Gluten-Free Baking: The Essence of the Gluten-Free Diet
People with celiac disease say the thing they miss most is a great bagel. But the new gluten-free flour blends and mixes allow you to have your cake and eat it too.
Mike and Mary are young marrieds who share more than a household. Mike has celiac disease and Mary has both gluten intolerance and lactose intolerance.
But they have more in common than just an aversion to gluten and their gluten-free diet regimen.
“We absolutely crave bread,” says Mary from her prim domicile located in a Houston suburb. “That means we have to get creative.”
Gluten-Free Diet: Flour Choice Is Key When it Comes to Baking
In sticking to a gluten-free diet, Mike and Mary rely on the host of alternative flours and flour blends to achieve the tasty—and safe—baked goods they thought they would never enjoy again following Mike’s celiac disease diagnosis.
How do they do it? With these alternative flours, Mike and Mary learned how to make their favorite foods without compromising taste and texture. In fact, you can add essential vitamins, minerals, protein, and fiber to your baked goods, fortifying your gluten-free diet in flavorful ways. From beans and grains to tubers and seeds, there’s a rich and wonderful array of delicious and nutritious flours waiting for you.
- Bean flours: Varieties include chickpea (garbanzo), bean (navy, pinto, and red) and soy. Garfava flour is a blend of flours made from garbanzo, fava beans and Romano beans. High in protein, fiber and calcium, these flours work best with heavier foods, such as breads and spice cakes.
- Pea flour and green pea flour: Both have benefits similar to bean flours but without the strong aftertaste. High protein content adds structure to baked goods without any distinct flavor.
- Amaranth: An ancient food used by the Aztecs, the seeds of the broad-leafed amaranth plant are milled into flour or puffed into kernels for breakfast cereals. High in protein, calcium and iron, this mildly nutty-tasting flour adds structure to gluten-free baked goods and helps them brown more quickly.
- Corn flour: Milled from corn kernels, this is finely ground cornmeal that comes in yellow and white varieties. One form of corn flour is masa harina (milled from hominy) used in making corn tortillas. If corn flour isn’t available, you can make your own by grinding cornmeal into a fine powder in a food processor. High in fiber with a slightly nutty taste, corn flour is a good source of fiber, riboflavin, niacin, folate, iron, and thiamin.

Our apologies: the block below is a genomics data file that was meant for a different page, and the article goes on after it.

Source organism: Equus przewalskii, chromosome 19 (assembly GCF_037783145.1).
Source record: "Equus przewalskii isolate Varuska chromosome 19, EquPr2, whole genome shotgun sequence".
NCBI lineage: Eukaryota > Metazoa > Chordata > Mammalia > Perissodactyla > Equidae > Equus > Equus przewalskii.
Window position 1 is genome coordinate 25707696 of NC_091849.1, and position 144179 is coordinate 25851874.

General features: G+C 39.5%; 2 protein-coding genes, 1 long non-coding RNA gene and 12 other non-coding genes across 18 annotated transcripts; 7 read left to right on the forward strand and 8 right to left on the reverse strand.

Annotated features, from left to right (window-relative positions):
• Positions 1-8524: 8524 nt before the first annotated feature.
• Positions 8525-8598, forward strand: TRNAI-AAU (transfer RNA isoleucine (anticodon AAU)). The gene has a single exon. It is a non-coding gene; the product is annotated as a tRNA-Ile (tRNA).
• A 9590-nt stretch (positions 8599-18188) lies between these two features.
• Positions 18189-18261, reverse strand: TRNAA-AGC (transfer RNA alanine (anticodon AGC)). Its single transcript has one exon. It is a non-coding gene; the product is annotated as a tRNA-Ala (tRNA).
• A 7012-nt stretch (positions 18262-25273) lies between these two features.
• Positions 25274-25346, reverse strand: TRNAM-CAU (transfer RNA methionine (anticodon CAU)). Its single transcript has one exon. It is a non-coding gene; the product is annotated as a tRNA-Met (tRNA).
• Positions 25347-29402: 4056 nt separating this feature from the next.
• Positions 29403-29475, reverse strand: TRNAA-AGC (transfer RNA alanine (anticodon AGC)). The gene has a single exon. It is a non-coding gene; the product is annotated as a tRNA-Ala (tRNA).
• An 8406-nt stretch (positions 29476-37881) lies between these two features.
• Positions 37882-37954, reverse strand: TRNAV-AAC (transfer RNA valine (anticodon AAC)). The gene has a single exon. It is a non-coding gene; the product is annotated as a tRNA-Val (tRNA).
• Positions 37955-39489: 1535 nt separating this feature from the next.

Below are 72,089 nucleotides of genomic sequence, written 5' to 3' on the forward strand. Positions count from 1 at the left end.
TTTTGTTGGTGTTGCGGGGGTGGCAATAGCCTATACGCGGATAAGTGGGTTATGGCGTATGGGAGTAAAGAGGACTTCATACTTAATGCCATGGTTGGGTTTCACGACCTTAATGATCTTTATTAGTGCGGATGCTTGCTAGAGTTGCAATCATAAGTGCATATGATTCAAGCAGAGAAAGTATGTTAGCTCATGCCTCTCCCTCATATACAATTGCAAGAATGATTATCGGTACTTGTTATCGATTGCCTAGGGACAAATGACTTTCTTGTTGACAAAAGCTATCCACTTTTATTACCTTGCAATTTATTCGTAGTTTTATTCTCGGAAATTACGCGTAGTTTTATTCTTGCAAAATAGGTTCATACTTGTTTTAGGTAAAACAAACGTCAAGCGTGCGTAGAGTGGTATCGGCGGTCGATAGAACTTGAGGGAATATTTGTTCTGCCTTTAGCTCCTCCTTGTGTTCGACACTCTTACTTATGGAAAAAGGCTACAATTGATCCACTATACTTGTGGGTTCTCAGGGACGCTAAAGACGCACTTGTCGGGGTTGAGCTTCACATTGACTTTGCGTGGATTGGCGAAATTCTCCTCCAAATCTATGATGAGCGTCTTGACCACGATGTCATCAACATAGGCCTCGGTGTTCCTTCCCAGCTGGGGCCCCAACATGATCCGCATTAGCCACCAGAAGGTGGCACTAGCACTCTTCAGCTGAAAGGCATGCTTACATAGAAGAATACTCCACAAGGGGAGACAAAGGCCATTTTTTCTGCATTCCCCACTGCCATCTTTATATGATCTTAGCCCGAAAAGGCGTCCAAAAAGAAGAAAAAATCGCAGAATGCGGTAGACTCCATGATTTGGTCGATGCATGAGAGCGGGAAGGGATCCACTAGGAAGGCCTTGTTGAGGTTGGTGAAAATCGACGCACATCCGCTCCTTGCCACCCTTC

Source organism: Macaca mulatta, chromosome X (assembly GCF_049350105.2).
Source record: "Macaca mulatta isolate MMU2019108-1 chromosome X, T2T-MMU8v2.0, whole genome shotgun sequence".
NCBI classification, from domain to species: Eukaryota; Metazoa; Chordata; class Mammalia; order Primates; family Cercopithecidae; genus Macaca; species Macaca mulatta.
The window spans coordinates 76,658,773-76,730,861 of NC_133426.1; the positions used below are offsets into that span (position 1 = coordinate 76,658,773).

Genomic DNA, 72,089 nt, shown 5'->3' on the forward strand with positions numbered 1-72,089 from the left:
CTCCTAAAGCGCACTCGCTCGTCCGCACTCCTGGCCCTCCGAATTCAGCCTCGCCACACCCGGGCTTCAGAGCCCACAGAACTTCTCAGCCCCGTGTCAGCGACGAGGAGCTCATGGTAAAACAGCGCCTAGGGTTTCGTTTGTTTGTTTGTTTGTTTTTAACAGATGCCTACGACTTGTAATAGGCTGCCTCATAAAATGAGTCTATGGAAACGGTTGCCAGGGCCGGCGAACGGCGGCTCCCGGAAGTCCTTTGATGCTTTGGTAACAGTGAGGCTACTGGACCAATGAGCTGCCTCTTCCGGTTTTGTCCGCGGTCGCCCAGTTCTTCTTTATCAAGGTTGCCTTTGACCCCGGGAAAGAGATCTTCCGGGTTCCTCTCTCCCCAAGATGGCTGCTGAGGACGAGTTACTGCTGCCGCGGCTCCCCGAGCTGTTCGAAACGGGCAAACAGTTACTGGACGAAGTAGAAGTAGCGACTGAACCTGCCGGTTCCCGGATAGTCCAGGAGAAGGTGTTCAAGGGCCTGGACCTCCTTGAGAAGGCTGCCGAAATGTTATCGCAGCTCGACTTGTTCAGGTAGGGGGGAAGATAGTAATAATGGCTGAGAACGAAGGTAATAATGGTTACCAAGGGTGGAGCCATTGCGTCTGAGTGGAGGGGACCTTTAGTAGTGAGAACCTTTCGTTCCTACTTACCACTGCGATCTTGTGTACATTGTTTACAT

- Cornstarch: A flavorless white powder that lightens baked goods to make them more airy. Cornstarch is highly refined and has little nutritive value. Store in a sealed container in a dry location.
- Cornmeal: With a larger particle size than corn flour, cornmeal lends excellent texture to foods and has a nutty and slightly sweet taste. Cornmeal comes in yellow and white varieties and in fine, medium and coarse grinds. Select finer grinds for baking and for polenta. Use coarse meal for breading. High in fiber, iron, thiamin, niacin, B-6, magnesium, phosphorus, and potassium.
- Millet: An ancient food, possibly the first cereal grain used for domestic purposes, millet imparts a light beige or yellow color to foods. Millet is easy to digest, and its flour creates light baked goods with a distinctive mildly sweet, nut-like flavor. High in protein and fiber and rich in nutrients, millet adds structure to gluten-free baked items.
- Oat flour and oats: High in fiber, protein, and nutrition, pure, uncontaminated gluten-free oats add taste, texture and structure to cookies, breads, and other baked goods. If oat flour is not available, you can make it by grinding oats in a clean coffee grinder or food processor. (Quinoa flakes can be substituted for whole oats in most recipes.) Store in a tightly sealed container in a cool, dry place or freeze to extend the shelf life. (See also our post “Is Oatmeal Gluten-Free?“)
- Rice flour: This is the gluten-free flour that’s used most often by those on a gluten-free diet. It’s available as brown rice (higher in fiber), sweet rice (short grain with a higher starch content), and white rice. Rice flour is easy to digest and blend. The texture varies depending on how it’s milled—fine, medium, or coarse. Fine grind is used for cookies, biscotti, and other delicate baked goods. Medium grind, the most readily available, is suitable for most other baking. Coarsely ground is best for cereal and coatings. White rice flour has a bland taste. Brown rice is slight nutty.
- Sorghum flour: Some believe this flour, also called milo or jowar flour, tastes similar to wheat. Available in red and white varieties, it has a slightly sweet taste and imparts a whole-wheat appearance to baked goods. Sorghum is high in protein, imparting all-important structure to gluten-free baked goods. It’s also high in fiber, phosphorous, potassium, B vitamins, and protein.
- Teff flour: Milled from one of the world’s smallest grains, teff is a key source of nutrition in Ethiopia. It’s available in dark and light varieties. High in protein, fiber, and calcium, teff imparts a mild, nutty taste to cookies, cakes, quick breads, pancakes, and waffles.
Originally published in 2016, this post is regularly updated.
Miss bagels? Relax: You can work breads even into a gluten-free diet by baking with the right flours.
Steven Cukrov | Dreamstime.com